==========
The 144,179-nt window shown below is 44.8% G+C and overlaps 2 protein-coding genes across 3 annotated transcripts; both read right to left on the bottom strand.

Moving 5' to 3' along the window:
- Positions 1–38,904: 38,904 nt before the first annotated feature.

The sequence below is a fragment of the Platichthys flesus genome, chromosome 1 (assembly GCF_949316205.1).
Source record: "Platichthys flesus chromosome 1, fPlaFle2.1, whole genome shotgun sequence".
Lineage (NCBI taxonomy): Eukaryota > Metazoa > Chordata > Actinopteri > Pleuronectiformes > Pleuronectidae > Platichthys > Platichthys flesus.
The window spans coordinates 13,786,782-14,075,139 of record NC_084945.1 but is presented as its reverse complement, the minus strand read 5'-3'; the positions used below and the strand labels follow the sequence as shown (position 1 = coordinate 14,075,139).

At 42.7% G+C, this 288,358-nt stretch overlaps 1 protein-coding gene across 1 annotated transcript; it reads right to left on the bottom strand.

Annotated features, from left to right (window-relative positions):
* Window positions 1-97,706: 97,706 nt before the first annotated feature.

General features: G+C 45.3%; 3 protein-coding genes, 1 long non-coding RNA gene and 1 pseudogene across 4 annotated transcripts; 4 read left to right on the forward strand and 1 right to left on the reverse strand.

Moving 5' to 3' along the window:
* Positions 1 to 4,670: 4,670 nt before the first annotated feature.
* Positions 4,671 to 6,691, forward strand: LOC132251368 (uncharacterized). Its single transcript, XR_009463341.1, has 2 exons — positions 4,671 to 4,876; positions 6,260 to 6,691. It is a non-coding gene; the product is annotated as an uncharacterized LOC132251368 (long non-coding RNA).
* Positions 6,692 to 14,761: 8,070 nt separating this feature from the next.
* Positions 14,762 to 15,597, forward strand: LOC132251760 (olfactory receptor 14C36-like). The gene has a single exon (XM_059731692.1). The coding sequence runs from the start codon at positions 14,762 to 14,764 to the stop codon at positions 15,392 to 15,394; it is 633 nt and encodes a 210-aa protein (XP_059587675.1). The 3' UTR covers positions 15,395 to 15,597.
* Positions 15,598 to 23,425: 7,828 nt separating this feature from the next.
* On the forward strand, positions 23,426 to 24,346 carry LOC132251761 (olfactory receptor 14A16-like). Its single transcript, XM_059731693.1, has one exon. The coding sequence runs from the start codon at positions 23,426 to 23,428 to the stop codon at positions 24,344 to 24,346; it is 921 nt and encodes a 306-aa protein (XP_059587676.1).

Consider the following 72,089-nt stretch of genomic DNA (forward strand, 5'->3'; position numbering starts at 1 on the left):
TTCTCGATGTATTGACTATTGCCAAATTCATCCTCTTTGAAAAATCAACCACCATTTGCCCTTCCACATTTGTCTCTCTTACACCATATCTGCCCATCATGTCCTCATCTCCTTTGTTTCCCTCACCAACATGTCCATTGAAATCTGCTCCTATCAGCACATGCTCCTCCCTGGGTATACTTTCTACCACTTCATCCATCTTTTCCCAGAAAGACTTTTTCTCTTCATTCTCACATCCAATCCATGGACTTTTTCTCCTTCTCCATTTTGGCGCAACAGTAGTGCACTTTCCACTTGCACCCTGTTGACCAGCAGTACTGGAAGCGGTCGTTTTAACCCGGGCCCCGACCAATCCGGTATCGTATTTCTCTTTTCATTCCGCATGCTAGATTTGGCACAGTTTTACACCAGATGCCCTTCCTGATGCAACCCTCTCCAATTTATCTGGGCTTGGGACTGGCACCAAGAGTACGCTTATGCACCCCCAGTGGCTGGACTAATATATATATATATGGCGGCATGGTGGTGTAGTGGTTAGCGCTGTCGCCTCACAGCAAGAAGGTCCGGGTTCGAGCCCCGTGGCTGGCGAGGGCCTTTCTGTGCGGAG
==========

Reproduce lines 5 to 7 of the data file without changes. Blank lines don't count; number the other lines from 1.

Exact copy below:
Source record: "Platichthys flesus chromosome 1, fPlaFle2.1, whole genome shotgun sequence".
Lineage (NCBI taxonomy): Eukaryota > Metazoa > Chordata > Actinopteri > Pleuronectiformes > Pleuronectidae > Platichthys > Platichthys flesus.
The window spans coordinates 13,786,782-14,075,139 of record NC_084945.1 but is presented as its reverse complement, the minus strand read 5'-3'; the positions used below and the strand labels follow the sequence as shown (position 1 = coordinate 14,075,139).